The first group watched a video of a rather angry adult taking out their frustration on the creepy, ever-smiling clown. The adult would punch it, throw it, and even hit it with a hammer. All the while, the adult muttered threats like “Sock him” and “He keeps coming back for more.” Meanwhile, the second group watched an adult who completely ignored Bobo and spent their time peacefully playing with another toy. The control group didn’t watch anything.

After the videos were done, the children were turned loose on Bobo. Unsurprisingly, the kids from the first group went full-Rambo on the poor clown. They kicked it, they smashed it, they threw darts at it and shot it with toy guns. They tried everything they could to kill that clown, while the children in the second and third groups were far less aggressive.

So what was the conclusion? Bandura realized that children learn by observing others. While that might seem obvious, it was groundbreaking at the time as most researchers thought children learned through a system of rewards and punishments. Thanks to Bandura, parents started realizing the impact of their behavior on their kids, and lawmakers started discussing how violence on TV affected young minds. So the next time you feel like getting angry in front of your kids, just remember Bobo.

7. The Battle Over Mutant Rights


Ever since they first showed up in 1963, the X-Men have bravely fought against prejudice and struggled for equality and mutant rights. And then Marvel stabbed them in the back.

The betrayal began when a group of trade lawyers discovered an odd loophole in the American tax code. As we all know, a lot of toys are made overseas and then shipped into the U.S. The American government used to divide these toys into two distinct categories. There were “dolls,” which represented human beings, and then there were “toys,” which represented non-humans. And for some reason, dolls were taxed at 12% while toys were taxed at 6.8%.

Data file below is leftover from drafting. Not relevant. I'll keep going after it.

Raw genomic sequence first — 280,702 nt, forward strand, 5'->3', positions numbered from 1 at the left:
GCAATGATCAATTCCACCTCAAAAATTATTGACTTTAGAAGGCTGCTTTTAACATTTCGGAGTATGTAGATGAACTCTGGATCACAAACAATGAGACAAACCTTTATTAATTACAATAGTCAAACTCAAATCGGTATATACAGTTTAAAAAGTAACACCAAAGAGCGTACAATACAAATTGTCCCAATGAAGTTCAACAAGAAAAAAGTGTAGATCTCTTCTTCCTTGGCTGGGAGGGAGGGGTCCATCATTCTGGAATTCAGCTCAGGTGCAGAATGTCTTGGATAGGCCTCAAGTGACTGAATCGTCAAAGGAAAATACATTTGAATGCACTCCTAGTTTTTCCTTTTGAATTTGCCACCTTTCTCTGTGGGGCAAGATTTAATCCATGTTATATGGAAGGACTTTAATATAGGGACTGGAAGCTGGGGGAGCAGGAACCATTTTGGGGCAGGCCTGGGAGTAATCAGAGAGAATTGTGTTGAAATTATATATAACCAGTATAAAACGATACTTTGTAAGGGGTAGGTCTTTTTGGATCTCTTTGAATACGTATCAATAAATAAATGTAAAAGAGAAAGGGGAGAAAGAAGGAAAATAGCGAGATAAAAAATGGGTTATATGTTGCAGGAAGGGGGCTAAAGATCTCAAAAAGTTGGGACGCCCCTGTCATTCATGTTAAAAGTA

Realizing Marvel action figures were classified as dolls, the lawyers took the matter to court and argued the X-Men (as well as the Fantastic Four and Spider-Man) aren’t really humans at all, but rather totally different creatures. While Charles Xavier would’ve been disgusted, the Marvel lawyers won their case. In 2003, Toy Biz, Inc. v. United States ended with the judge declaring characters with superpowers must be “something other than human.” Naturally, Marvel executives were thrilled with the decision, but fans weren’t pleased. After all, it violated everything the X-Men stood for. But just a few years later the whole toy/doll distinction was done away with, and the X-Men got their humanity back.

6. The Barbie Liberation Organization


The Christmas of 1993 was an awkward year for both Barbie and G.I. Joe fans. Kids looking forward to their new “Talking Duke” action figures or “Teen Talk” Barbies were in for a surprise when they opened up their presents and pressed the “Talk” button. Instead of rallying the troops, G.I. Joe turned into a ditzy blonde, squealing phrases like “I love to shop with you” and “Let’s plan our dream wedding!” On the other hand, Barbie turned into a blood-soaked commando, grunting and barking threats like “Vengeance is mine!” and “Eat lead, Cobra!”

So what happened? Was there some sort of mix-up in Santa’s workshop? Well, not quite. It turns out that the creators of Barbie and G.I. Joe, Mattel and Hasbro respectively, were the victims of the Barbie Liberation Organization. Comprised of worried parents, feminists, and anti-war veterans, the BLO decided to strike a blow against gender stereotyping and the glorification of violence by conducting a raid on toy stores across the country.